We spent five days in Hoi An and when it was time to say goodbye, I didn’t feel ready to leave. I was completely taken in by the relaxed atmosphere and picturesque streets but when it’s come to put together a blog post, I’ve felt a little lost for words. I don’t want to reduce Hoi An to a series of sharply curated bullet points about the best things to do, see and eat. Instead, I’m going to capture how we spent our time and why I loved it so much by taking a stroll down memory lane…
I was still suffering with the back end of a cold when we arrived in Hoi An so maybe this is why the gentler vibe of the Old Town appealed to me so much. It almost reminded me of Southern Europe with brightly coloured buildings draped in flowers and bicycles replacing the chaotic traffic. While it’s easily one of the most touristy towns in Vietnam, Hoi An doesn’t feel overwhelming like Ho Chi Minh or Hanoi sometimes can.
Even though it’s partially obscured by cables, I kind of love this photo below. It’s the view from our lovely hotel-like room at Golden Bee Homestay. Here, we’d eat delicious pancakes each morning while chatting to our lovely host family. It was on this balcony that we (Jamie) finally set free a huge spider – after spending two hours bickering about how to rid of it. I nervously practiced my bike-riding skills for the first time in years along this road. I’d even consider it moderately successful as I wobbled my way down a busy main road to An Bang beach!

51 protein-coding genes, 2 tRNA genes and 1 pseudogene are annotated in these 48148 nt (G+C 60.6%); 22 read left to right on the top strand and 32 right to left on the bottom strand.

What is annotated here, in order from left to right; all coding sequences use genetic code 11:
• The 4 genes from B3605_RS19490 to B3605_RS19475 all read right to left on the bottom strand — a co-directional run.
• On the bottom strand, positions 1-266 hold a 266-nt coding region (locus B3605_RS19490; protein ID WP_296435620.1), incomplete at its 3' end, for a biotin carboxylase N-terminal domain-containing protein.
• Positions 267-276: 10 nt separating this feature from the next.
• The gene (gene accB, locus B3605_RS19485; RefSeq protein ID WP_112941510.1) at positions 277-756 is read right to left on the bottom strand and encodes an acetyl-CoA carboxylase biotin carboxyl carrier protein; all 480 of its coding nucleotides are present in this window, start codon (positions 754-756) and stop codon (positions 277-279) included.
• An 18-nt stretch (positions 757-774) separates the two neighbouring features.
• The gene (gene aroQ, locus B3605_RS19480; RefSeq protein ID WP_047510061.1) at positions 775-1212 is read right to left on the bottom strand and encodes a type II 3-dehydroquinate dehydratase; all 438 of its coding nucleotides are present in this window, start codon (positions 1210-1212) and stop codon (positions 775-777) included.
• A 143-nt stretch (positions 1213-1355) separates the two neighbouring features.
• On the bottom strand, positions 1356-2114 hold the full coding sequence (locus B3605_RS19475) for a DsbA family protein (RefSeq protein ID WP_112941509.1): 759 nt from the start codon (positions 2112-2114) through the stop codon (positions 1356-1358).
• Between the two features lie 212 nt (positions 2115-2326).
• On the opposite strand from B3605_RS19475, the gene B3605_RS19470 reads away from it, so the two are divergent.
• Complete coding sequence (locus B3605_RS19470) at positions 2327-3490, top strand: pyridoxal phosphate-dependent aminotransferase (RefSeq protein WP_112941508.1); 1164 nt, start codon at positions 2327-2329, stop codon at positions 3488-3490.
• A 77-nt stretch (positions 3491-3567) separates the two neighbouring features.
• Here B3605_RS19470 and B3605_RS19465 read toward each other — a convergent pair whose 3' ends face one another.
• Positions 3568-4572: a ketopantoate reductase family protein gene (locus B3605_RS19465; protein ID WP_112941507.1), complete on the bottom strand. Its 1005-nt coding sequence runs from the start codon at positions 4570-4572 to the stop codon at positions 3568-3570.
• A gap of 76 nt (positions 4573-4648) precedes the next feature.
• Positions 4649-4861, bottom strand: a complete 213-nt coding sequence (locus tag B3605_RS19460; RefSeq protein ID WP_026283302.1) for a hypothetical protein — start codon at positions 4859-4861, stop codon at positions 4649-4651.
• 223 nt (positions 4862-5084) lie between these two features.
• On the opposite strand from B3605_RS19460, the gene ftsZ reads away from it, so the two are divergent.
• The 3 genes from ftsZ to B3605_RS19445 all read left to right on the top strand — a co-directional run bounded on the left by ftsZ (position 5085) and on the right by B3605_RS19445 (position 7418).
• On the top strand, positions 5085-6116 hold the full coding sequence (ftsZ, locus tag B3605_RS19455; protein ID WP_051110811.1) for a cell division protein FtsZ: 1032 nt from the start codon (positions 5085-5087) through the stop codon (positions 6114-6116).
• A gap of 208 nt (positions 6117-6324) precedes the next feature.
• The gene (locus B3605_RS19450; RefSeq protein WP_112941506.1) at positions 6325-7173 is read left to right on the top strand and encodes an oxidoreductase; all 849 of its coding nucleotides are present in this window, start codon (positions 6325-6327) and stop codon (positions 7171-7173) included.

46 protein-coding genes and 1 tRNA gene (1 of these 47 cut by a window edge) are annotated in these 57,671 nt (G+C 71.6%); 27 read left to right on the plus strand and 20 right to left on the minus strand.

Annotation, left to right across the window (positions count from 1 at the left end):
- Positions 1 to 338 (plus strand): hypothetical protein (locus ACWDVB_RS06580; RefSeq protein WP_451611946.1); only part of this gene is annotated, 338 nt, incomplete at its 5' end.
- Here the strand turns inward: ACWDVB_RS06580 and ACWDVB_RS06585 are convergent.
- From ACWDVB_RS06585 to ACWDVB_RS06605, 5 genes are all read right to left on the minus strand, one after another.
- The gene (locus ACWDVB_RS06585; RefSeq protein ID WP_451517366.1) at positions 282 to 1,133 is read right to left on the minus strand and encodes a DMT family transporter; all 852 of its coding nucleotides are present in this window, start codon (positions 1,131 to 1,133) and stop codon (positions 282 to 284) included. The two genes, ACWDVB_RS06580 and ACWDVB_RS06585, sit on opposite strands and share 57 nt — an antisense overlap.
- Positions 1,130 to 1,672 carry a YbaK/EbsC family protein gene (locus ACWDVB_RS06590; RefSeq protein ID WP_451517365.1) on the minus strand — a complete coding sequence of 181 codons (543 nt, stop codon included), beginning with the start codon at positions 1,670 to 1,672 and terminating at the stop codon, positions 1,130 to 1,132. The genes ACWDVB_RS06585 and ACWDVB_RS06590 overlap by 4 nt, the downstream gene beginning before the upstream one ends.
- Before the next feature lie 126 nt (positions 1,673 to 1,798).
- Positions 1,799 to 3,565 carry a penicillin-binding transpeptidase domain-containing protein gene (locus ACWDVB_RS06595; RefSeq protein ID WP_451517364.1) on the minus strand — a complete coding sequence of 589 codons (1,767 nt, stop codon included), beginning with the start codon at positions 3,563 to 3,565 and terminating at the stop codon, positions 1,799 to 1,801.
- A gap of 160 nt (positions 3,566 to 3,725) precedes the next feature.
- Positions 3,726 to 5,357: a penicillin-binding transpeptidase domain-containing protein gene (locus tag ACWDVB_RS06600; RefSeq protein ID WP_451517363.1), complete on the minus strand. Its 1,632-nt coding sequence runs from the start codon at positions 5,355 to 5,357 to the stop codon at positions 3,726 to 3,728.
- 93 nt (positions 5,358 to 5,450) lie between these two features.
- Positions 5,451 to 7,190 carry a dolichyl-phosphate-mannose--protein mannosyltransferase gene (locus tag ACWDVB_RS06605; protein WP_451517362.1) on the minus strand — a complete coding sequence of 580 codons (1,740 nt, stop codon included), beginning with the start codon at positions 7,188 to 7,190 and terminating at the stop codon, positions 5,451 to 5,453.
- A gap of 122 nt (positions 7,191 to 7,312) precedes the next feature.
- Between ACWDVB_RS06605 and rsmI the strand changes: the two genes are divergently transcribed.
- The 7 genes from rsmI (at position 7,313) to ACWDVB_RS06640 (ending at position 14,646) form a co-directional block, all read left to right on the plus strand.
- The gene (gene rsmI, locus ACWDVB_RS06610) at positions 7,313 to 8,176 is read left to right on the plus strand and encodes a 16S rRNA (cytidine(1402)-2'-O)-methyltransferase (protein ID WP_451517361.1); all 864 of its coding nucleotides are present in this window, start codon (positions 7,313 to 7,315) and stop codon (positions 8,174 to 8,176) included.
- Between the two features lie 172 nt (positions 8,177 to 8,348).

We had planned to do quite a few things in Hoi An but in the end, we let most of them slide in favour of relaxation. Instead of getting clothes tailored from one of the hundreds of dressmakers lining the streets, we sought out cute bookshops. We meandered along the river, admiring the brightly coloured boats moored along the edge. Our plans to take a cooking class stalled as we ate our way around the city and enjoyed gelato day and night. We did check out the Japanese Covered Bridge, an iconic eighteenth century attraction. But while it was undeniably lovely, it was so packed full of tourists that we quickly made our escape. We spent our evenings wandering the streets, enjoying how the famous lanterns lit up the alleys.
Me being me, finding great food was a must-do and Hoi An did not disappoint. Staying on the outskirts of town turned out to be a great idea when we discovered a nearby street full of veggie restaurants. While one of them served up the worst tofu I’ve ever tasted (if it’s still white and wobbly, don’t go near it), we enjoyed heaps of spring rolls and local speciality Cao Lau. As the noodle dish is created using water from a special well, you can only find it in Hoi An.
We also discovered the best faux chicken drumsticks ever in Karma Waters, a Vietnamese-Western vegan restaurant. Imagine the most tender chicken flavoured with lemongrass and they’d somehow created it from tofu! I honestly still think about how good they were on an embarrassingly regular basis. Anthony Bourdain’s recommendation for the best Banh Mi in Vietnam – Banh Mi Phuong – is in Hoi An and we went back more than once. You can’t have too much good food right?
It’s easy to fall in love with this picturesque town and looking back over my photos now, I’m longing to go back to those sunny days. It was Hoi An that made me really start to enjoy Vietnam, that made me fall in love with the food and the crowded streets. Remembering Hoi An in such a lovely way makes me realise that it’s okay if your plans don’t quite pan out. It’s okay that we chose to spend more time chilling out than racing from attraction to attraction. Take the time to sit, eat ice cream and relax – how can that ever be a bad thing?
Have you ever been to Hoi An? Did you love it as much as me? Or is it on your bucket list?
READ MORE ABOUT VIETNAM:
Disclosure: This page uses affiliate links. If you make a booking through one of these links, I may receive a small % of commission at no additional cost to you.